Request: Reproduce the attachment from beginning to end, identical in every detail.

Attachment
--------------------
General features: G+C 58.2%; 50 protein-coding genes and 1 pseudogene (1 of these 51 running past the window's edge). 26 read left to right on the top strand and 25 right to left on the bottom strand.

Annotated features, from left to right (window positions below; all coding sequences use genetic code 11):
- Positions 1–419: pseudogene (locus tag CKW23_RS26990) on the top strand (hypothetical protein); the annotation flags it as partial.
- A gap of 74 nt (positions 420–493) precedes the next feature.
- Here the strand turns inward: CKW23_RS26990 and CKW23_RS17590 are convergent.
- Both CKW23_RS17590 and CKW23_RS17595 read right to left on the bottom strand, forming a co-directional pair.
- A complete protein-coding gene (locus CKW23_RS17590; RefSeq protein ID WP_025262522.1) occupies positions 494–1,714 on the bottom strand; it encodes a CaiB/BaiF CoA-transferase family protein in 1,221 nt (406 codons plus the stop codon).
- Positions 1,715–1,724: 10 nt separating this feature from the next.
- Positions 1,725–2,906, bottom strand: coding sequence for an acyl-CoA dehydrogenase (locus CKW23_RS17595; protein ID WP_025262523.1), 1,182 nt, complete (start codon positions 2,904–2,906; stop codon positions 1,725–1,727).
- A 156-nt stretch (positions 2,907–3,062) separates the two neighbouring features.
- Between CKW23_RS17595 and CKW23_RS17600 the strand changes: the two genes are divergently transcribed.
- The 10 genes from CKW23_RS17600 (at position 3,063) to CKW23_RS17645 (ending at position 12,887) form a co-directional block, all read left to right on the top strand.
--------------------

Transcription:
General features: G+C 58.2%; 50 protein-coding genes and 1 pseudogene (1 of these 51 running past the window's edge). 26 read left to right on the top strand and 25 right to left on the bottom strand.

Annotated features, from left to right (window positions below; all coding sequences use genetic code 11):
- Positions 1–419: pseudogene (locus tag CKW23_RS26990) on the top strand (hypothetical protein); the annotation flags it as partial.
- A gap of 74 nt (positions 420–493) precedes the next feature.
- Here the strand turns inward: CKW23_RS26990 and CKW23_RS17590 are convergent.
- Both CKW23_RS17590 and CKW23_RS17595 read right to left on the bottom strand, forming a co-directional pair.
- A complete protein-coding gene (locus CKW23_RS17590; RefSeq protein ID WP_025262522.1) occupies positions 494–1,714 on the bottom strand; it encodes a CaiB/BaiF CoA-transferase family protein in 1,221 nt (406 codons plus the stop codon).
- Positions 1,715–1,724: 10 nt separating this feature from the next.
- Positions 1,725–2,906, bottom strand: coding sequence for an acyl-CoA dehydrogenase (locus CKW23_RS17595; protein ID WP_025262523.1), 1,182 nt, complete (start codon positions 2,904–2,906; stop codon positions 1,725–1,727).
- A 156-nt stretch (positions 2,907–3,062) separates the two neighbouring features.
- Between CKW23_RS17595 and CKW23_RS17600 the strand changes: the two genes are divergently transcribed.
- The 10 genes from CKW23_RS17600 (at position 3,063) to CKW23_RS17645 (ending at position 12,887) form a co-directional block, all read left to right on the top strand.